The Birthday Party Business : How to Make a Living As a Children’s Entertainer by Bruce Fife (Editor)
Editorial Reviews of The Birthday Party Business
The publisher, Piccadilly Books , November 28, 1998
Balloons, fun, games, magic, and more – they’re all here. From entertaining and food to marketing and promotion, this book features comprehensive and detailed guidance on how to succeed in the birthday party business. At the heart of the birthday party business is the entertainment. In this book you will find detailed information on the art of entertaining children of all ages. You will learn how to work with children, what they like, what they don’t like, how to make them laugh, and how to control them. You will learn the secrets of entertaining kids using magic, clowning, puppetry, storytelling, ballooning, and face painting, as well as gain valuable information on catering, party games, and creating enchanting theme parties. This book has everything you need to get started in the birthday party business; included are samples of advertisements, sales letters, thank you notes, news releases, contracts, party planning guides, flyers, business cards, stationary, and promotional giveaways, as well as dozens of comedy skits and party routines. You can succeed as a birthday party entertainer and enjoy the benefits of owning your own profitable home-based business. Whether you are looking for a full-time profession that allows you to play for pay or are simply looking for a fun part-time avenue to make extra cash, this book, written by seven professional birthday party entertainers, will guide you every step of the way.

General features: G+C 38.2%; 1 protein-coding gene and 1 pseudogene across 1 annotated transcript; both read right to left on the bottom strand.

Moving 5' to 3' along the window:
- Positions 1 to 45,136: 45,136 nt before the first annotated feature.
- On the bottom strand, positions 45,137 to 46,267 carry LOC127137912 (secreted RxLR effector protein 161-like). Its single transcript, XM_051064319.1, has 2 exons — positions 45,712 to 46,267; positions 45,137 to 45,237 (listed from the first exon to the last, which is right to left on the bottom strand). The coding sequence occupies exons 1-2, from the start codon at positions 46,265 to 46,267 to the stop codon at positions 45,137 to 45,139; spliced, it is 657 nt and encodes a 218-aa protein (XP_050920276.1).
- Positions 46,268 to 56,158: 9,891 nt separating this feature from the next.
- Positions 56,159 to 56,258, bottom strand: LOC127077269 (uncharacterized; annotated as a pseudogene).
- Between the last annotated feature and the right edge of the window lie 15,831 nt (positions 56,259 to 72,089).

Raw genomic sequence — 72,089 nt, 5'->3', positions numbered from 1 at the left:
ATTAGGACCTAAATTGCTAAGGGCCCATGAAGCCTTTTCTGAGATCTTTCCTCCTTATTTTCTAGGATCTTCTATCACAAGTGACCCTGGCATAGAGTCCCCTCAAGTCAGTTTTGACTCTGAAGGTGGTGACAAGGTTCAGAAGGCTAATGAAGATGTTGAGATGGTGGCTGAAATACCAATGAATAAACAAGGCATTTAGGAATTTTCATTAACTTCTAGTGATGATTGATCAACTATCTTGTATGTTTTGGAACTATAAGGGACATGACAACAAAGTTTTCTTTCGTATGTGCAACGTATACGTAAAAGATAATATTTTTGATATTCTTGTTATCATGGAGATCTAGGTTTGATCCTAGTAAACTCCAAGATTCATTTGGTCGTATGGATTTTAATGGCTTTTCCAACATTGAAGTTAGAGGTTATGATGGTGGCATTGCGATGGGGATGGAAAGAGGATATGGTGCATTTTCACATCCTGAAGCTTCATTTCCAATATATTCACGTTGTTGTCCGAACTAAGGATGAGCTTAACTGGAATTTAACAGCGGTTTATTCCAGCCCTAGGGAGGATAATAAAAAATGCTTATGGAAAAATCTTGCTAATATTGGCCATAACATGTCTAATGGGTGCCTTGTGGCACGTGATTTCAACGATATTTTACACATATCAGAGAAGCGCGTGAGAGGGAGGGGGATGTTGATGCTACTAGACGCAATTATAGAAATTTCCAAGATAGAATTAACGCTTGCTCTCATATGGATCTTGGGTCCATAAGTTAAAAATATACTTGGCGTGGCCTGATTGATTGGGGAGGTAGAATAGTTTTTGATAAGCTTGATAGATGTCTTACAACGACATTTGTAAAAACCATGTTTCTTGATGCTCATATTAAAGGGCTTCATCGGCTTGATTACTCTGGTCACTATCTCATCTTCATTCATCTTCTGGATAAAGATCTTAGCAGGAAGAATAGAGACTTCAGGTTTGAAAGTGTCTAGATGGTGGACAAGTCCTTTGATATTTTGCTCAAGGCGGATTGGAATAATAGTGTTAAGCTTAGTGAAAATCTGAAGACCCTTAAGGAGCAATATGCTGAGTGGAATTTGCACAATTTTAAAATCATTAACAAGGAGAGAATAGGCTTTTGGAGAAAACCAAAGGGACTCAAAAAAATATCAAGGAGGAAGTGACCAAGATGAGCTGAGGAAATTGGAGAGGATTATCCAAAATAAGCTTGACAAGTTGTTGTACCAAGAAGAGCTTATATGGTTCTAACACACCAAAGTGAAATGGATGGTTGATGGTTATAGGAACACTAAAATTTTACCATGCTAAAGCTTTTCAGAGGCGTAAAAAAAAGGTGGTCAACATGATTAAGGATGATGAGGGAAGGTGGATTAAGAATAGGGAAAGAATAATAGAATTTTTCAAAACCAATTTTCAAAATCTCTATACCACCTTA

Reviewer: Review from The Linking Ring
The introduction includes: In this book you will learn everything you need to know to share in the joy of operating a successful birthday party business … You don’t need to be a polished magician or seasoned entertainer…” In addition to chapters on getting started, working with kids, business basics, direct marketing and publicity/advertising/materials/ agencies, there are separate discussions of magic, clowning, storytelling, puppetry, face painting, catering and special theme parties and party games. The authors (seven in all) are experienced birthday party entertainers. Hal Diamond, a full-time Washington area magician who wrote a monthly column in Laugh Makers magazine for many years, largely was responsible for the pages on magic. Steve Kissel, who sponsors annual Comedy College conventions, contributed to the balloon figures chapter. They advised on getting the business various marketing strategies while Diamond covered direct marketing. You get a wealth of solid information: a sample telephone conversation with a prospective client, why you shouldnât arrive ahead of your stated time, what to do during the party and how to get paid, including a sample contract. There are instructions for constructing some props. Children’s entertainers, as well as those who aspire to enter the field, will benefit from the business and performing suggestions. Highly recommended.